http://www.breadwerx.com/how-to-mix-wet-dough/

The technique is used here. Sorry if I confused you when I used the wrong term 'knead'. It is a form of it but not the way it's usually understood. 

Take a look through the whole site and go through the recipe videos so you see how it's done.

DDoutel's picture
DDoutel

I'll study this; many thanks, Lechem!

DDoutel's picture
DDoutel

Lechem, that's absolutely brilliant; I will definitely be using that technique, since the slap and fold I used this time was a total pain in the tush. Thank you for this!

 

Maverick's picture
Maverick

I checked out the video, and while the in-bowl stretch and folds is well demonstrated, I couldn't believe he was still doing them at the 6 hour mark. That is a very long bulk fermentation. I would think that it was ready for pre-shaping at half that time. Of course, he doesn't say anything about the amount of starter or yeast he is using.

Lechem's picture
Lechem (not verified)

It is 75g starter @ 85% hydration

325g bread flour

22g whole wheat

22g whole spelt

22g whole rye

Which puts the starter at around 20%.

He does have other videos on the site where his starter % does vary from 10-20% and he does explain to also go by feel and not the clock. The video is a guide and there are many variables from different starters to temperature.

dabrownman's picture
dabrownman

overall for 9.3% pre-fermented flour about what I use in the AZ summer when the kitchen s 86 F and I don't anywhere near 6 hours either - half that at the most.  But in the winter, 6 hours with this small preferment isn't out of line when the kitchen is 64 F.  Amazing how much difference temperature makes.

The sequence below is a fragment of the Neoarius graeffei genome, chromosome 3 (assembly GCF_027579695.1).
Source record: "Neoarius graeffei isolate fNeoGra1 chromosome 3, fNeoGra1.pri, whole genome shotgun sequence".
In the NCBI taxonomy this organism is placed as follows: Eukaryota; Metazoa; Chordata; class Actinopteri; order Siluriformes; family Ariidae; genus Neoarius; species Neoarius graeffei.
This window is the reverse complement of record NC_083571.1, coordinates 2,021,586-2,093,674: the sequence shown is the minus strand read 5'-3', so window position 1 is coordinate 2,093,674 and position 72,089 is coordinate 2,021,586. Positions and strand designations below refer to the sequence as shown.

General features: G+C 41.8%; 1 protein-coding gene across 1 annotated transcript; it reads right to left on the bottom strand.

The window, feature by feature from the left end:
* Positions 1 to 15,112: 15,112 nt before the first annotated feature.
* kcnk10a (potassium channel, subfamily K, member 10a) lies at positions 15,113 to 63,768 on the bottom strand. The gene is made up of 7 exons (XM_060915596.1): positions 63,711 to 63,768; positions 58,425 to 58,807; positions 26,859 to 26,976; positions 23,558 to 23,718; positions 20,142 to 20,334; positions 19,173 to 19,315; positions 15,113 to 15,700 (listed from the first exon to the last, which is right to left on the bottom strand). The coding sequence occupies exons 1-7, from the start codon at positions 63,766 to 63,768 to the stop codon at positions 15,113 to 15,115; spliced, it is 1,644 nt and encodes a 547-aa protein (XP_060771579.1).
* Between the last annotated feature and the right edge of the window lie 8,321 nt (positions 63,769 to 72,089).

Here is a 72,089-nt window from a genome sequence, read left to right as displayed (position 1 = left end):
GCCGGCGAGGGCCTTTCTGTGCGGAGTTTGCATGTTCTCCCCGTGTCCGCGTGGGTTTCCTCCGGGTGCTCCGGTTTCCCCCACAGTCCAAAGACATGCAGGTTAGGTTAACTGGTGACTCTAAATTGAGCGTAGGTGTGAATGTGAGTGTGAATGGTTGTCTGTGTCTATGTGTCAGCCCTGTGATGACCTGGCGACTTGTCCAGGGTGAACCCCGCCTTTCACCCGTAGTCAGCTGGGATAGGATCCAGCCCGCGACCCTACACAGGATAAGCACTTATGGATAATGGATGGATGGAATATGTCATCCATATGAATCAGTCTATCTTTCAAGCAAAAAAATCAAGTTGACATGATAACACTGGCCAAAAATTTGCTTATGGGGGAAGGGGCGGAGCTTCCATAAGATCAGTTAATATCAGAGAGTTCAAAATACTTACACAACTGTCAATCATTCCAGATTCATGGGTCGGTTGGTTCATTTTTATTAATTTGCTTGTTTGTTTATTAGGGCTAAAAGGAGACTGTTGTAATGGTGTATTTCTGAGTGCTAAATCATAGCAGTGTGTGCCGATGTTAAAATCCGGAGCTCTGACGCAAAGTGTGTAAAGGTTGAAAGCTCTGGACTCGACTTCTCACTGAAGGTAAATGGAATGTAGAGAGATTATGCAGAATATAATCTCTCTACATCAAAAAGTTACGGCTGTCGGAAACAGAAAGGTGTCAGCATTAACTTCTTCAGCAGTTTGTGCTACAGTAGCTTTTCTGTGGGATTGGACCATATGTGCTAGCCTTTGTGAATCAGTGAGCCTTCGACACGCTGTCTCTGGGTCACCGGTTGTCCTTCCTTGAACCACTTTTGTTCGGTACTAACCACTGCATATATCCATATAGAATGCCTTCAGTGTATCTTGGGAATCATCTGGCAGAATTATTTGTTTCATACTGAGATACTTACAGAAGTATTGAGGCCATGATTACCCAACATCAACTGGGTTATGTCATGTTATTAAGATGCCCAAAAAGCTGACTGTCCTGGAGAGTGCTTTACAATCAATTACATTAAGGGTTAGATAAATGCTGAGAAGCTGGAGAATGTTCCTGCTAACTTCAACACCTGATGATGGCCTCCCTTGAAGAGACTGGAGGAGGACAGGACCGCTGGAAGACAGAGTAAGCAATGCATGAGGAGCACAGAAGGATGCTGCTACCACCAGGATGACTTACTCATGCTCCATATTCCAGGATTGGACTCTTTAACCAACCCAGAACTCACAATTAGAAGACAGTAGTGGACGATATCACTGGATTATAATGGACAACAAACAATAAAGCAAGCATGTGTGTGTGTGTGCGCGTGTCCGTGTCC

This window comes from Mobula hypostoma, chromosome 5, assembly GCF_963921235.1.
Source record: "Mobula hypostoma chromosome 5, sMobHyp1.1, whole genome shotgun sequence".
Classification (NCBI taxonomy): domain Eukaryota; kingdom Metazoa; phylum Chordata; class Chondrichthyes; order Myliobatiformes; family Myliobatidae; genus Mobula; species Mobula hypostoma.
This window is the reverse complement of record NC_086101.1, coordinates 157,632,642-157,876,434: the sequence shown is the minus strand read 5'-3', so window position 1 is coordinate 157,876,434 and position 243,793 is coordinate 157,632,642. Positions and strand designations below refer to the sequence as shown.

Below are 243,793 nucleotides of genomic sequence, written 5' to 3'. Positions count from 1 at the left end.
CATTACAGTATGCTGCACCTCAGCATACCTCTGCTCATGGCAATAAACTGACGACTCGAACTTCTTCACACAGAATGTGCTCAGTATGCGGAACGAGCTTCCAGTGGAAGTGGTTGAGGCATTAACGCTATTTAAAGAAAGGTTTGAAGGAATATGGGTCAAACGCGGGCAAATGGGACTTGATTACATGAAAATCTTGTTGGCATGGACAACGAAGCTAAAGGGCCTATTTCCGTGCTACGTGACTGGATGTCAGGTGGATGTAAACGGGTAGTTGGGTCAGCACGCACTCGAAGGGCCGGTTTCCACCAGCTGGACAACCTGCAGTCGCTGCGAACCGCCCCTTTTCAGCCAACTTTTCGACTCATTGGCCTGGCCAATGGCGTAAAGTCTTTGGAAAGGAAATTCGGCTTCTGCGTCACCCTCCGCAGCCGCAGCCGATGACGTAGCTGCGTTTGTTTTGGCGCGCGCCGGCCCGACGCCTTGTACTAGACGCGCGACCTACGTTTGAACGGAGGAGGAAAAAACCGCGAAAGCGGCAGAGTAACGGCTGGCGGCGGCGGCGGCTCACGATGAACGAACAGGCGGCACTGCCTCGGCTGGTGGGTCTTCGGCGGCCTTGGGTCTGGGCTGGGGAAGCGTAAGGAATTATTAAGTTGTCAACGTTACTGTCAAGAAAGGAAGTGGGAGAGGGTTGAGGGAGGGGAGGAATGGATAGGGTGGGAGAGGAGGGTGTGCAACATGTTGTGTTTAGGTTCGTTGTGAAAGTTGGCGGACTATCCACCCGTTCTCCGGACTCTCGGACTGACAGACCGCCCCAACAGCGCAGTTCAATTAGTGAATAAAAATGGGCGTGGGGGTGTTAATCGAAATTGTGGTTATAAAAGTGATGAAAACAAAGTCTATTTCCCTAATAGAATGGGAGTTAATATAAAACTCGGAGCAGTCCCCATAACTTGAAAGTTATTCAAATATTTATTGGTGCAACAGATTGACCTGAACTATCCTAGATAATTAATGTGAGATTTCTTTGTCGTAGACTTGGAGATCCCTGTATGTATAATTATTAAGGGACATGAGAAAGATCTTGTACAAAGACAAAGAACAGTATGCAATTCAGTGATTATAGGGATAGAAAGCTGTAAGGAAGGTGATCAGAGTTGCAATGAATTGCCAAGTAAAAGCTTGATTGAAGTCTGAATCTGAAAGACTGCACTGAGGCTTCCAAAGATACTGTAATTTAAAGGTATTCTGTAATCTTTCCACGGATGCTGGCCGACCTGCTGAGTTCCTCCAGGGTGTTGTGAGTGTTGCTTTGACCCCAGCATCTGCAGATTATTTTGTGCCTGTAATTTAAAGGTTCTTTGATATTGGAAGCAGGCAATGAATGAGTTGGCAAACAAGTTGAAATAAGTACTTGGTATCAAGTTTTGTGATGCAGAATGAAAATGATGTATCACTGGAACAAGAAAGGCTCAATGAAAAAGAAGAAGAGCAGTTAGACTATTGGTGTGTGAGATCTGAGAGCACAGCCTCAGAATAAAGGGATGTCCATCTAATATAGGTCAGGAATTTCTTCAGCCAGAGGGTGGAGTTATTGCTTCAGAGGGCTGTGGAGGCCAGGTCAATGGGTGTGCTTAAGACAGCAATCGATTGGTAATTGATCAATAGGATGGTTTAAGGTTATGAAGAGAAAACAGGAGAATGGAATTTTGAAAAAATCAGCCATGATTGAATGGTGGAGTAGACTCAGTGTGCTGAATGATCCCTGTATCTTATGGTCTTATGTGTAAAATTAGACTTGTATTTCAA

Jane Dough's picture
Jane Dough

Keep it simple.  Spend a few minutes learning the Baker's %.  Your formula (recipe) is based on the flour  of 100%.

For example I like a loaf using 500 g flour (450g all purpose and 50g rye for flavour).  I want to have 70% hydration so 70% of the four weight of 500 g is 350 g.  And I want a quicker same day bread so I'll use 25% starter Or 125 g. Salt is normally 2% so 500 x 2% is 10 g and you have your basic formula.  

The total weight of this loaf would be the sum of the above or as follows:

flour @ 100%.  500 g

water @ 70%.   350 g

starter @ 25%.  125 g

salt @ 2%.          10 g

That would make a large loaf 985 g.  

The formula doesn't change no matter what weight of loaf you want.   Everything is a % of the flour weight. Once you know that formula -  Baker's Percentage - you can make all the adjustment you want to hydration Or starter or flour.  Salt is usually around 2% but some people do use less with excellent results.